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Korean J Intern Med > Volume 29(5); 2014 > Article
Kwok: Could tofacitinib, the first oral small-molecule inhibitor proven for use in active rheumatoid arthritis (RA) patients with insufficient response to methotrexate, be the breakthrough drug for RA?
See Article on Page 656-663
Rheumatoid arthritis (RA) is a systemic autoimmune disease of unknown etiology that is characterized by a hyperplastic synovial membrane capable of destroying adjacent articular cartilage and bone, which leads to disability and loss of quality of life [1]. Among these pathological processes, bone destruction is especially important because it is associated with functional impairment.
Disease-modifying antirheumatic drugs (DMARDs) have been used widely to treat patients with RA. Unfortunately, in some RA patients, DMARDs do not slow disease progression. Introduction of biologic agents, such as tumor necrosis factor inhibitors, has caused a profound paradigm shift in the treatment of RA. Combined treatment of these drugs with methotrexate (MTX), the prototypical DMARD, has proven to be significantly superior to MTX alone for improving signs and symptoms, as well as inhibiting radiographic progression.
The clinical efficacy of anticytokine therapies conf irms the critical role of proinf lammatory cytokines in the pathogenesis of RA. For such cytokines to cause inf lammation and thereby contribute to the development of RA, appropriate intracellular signaling should be activated in various immune cells. Members of the Janus kinase (JAK) family are essential for signaling by diverse cytokines crucially implicated in the pathogenesis of RA. Therefore, small-molecule inhibitors targeting the JAK pathway have been developed.
Tofacitinib (CP-690,550) is an orally delivered small-molecule selective inhibitor of JAK1, JAK3 and, to a lesser extent, JAK2 [2]. Several clinical trials have evaluated the efficacy and safety of tofacitinib in active RA patients with inadequate responses to DMARDs or MTX [3,4,5,6,7]. Eventually, two phase 3 randomized controlled trials (RCTs) demonstrated the efficacy and safety of tofacitinib in RA patients with inadequate responses to DMARDs or MTX [6,7]. Hence, the Food and Drug Administration approved tofacitinib for use in such patients with insufficient responses or intolerance to MTX, at a recommended dosage of 5 mg twice daily [8].
Song et al. [9] recently performed a systematic review of RCTs, examining the efficacy and safety of tofacitinib in RA patients with an inadequate response to MTX or DMARDs. Their meta-analysis included f ive RCTs, including three phase 2 and two phase 3 trials, with a total of 1,590 patients. The three phase 2 RCTs included 452 RA patients (144 patients randomized to 5 mg of tofacitinib twice daily, 156 patients randomized to 10 mg of tofacitinib twice daily, and 152 randomized to placebo). The meta- analysis of the phase 2 studies demonstrated that the American College of Rheumatology (ACR) 20 response rate was significantly higher in patients receiving either dosage of tofacitinib compared with controls (relative risk [RR], 2.445; 95% confidence interval [CI], 1.229 to 4.861; p = 0.011; RR, 2.597; 95% CI, 1.514 to 4.455; p = 0.001). Safety outcomes did not differ among groups, except infection was more frequent in patients receiving 10 mg tofacitinib (RR, 2.133; 95% CI, 1.268 to 3.590; p = 0.004). Analysis of the two phase 3 trials (1,123 patients) confirmed these results. Collectively, they demonstrated that tofacitinib is effective in active RA patients with inadequate response to DMARDs or MTX and has a manageable safety profile.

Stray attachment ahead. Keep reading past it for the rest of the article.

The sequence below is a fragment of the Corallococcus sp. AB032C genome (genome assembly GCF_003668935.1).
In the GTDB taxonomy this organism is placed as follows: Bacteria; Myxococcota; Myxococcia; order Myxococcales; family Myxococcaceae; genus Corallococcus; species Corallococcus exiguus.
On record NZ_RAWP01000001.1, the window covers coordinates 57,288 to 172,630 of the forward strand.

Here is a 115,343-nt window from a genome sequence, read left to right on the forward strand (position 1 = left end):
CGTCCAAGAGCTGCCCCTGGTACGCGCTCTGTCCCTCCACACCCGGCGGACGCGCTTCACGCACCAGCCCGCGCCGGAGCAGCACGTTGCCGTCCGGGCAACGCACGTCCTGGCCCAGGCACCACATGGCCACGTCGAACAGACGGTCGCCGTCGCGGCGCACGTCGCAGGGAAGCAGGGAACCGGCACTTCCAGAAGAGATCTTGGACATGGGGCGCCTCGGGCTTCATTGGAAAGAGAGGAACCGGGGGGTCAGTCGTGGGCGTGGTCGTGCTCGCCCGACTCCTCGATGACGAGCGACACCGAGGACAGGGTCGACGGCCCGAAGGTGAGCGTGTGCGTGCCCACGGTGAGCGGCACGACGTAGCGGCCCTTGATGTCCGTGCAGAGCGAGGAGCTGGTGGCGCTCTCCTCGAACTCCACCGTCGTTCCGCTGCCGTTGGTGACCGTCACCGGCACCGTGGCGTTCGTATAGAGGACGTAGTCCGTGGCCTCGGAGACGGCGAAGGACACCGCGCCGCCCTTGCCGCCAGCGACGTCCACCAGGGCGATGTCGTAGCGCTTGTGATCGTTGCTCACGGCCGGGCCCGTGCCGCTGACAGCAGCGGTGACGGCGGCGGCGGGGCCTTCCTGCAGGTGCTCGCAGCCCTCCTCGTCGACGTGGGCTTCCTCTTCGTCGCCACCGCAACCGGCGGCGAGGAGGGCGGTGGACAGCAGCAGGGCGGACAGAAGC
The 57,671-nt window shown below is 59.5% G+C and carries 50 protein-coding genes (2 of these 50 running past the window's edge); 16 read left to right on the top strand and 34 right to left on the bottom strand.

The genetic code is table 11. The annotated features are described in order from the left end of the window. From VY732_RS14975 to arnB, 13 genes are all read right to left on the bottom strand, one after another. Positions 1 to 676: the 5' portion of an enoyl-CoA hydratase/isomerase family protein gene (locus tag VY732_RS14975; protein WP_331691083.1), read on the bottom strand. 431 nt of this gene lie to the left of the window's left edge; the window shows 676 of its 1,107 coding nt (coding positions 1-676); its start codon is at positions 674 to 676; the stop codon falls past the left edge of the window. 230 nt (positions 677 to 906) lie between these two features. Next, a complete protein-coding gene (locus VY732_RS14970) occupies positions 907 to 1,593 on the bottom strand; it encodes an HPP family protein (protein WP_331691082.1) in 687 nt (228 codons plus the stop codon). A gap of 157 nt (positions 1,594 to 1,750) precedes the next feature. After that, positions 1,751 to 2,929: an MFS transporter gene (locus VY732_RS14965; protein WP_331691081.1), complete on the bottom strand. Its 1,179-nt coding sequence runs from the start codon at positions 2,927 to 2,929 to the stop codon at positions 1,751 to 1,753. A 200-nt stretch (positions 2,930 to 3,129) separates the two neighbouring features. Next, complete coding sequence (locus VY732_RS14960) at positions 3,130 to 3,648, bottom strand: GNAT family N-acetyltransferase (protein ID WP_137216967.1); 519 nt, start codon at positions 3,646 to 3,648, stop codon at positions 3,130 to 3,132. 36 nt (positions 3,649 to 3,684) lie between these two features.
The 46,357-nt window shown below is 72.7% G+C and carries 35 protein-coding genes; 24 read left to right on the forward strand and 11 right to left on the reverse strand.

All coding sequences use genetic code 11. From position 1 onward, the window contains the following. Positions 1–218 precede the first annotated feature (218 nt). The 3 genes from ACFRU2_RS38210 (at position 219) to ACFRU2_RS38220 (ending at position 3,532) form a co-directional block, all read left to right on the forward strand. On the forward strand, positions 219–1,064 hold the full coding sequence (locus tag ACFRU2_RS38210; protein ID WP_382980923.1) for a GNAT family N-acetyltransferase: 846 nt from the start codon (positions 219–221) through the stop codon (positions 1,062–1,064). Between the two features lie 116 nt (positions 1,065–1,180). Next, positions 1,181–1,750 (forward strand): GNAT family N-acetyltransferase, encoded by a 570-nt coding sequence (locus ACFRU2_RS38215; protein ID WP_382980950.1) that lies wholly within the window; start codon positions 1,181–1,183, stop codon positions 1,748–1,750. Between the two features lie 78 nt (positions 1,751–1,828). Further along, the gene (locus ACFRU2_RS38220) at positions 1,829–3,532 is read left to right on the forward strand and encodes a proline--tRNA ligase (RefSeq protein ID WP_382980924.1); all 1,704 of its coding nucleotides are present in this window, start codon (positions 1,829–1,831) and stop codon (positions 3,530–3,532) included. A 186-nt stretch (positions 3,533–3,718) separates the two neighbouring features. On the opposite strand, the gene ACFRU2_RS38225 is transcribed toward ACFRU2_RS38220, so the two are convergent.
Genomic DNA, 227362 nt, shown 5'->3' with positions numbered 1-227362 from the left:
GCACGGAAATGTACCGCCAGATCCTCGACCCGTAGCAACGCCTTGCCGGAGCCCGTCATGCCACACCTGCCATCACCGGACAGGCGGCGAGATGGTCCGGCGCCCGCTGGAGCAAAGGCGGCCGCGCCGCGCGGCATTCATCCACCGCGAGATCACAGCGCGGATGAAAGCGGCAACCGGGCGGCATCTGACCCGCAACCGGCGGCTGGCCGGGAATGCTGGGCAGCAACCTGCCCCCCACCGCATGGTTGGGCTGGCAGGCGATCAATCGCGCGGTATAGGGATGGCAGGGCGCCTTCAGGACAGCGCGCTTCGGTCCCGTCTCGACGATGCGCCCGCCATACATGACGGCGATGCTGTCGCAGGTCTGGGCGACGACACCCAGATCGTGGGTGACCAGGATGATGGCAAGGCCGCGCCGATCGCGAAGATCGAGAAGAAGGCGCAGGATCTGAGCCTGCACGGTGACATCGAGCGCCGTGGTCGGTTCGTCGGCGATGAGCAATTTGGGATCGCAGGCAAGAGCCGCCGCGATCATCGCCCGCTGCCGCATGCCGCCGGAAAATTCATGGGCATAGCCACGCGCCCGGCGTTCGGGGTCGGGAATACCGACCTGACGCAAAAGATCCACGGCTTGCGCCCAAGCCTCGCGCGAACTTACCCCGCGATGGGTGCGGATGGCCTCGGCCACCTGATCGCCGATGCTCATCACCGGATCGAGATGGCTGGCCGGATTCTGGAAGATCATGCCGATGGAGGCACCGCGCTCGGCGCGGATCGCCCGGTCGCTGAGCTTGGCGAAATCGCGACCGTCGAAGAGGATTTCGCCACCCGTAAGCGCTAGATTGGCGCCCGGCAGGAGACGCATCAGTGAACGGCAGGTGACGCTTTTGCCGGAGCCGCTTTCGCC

Very recently, Lee et al. [10] reported the findings of a phase 3 study comparing tofacitinib monotherapy to MTX monotherapy in patients with RA who had not previously received MTX or therapeutic doses of MTX. They randomly assigned 958 patients to receive 5 or 10 mg of tofacitinib twice daily or MTX (mean dose 18.5 mg/week). The coprimary efficacy endpoints were the mean change from baseline in the modified total Sharp score and the proportion of patients who achieved an ACR70 response, both assessed at 6 months. Surprisingly, the mean changes in the Sharp score were significantly smaller in patients receiving tofacitinib than in those receiving MTX, and these between-group differences persisted at months 12 and 24. Further, the proportion of patients in the tofacitinib groups with an ACR70 response lasting 24 months was greater than that in the MTX group. Taken together, these results suggest that tofacitinib might be superior to MTX as first-line monotherapy for inhibiting the progression of RA.
In conclusion, tofacitinib is a novel oral JAK inhibitor developed as a targeted immunomodulator and disease-modifying therapy in RA. Tofacitinib, either alone or in combination with MTX, is effective in active RA patients with inadequate responses to DMARDs or MTX and has a manageable safety profile. In addition, it might be superior to MTX as first-line monotherapy for RA. However, long-term studies are required to define the efficacy and safety of tofacitinib in a large number of patients with active RA.

Conflict of interest

No potential conflict of interest relevant to this article was reported.

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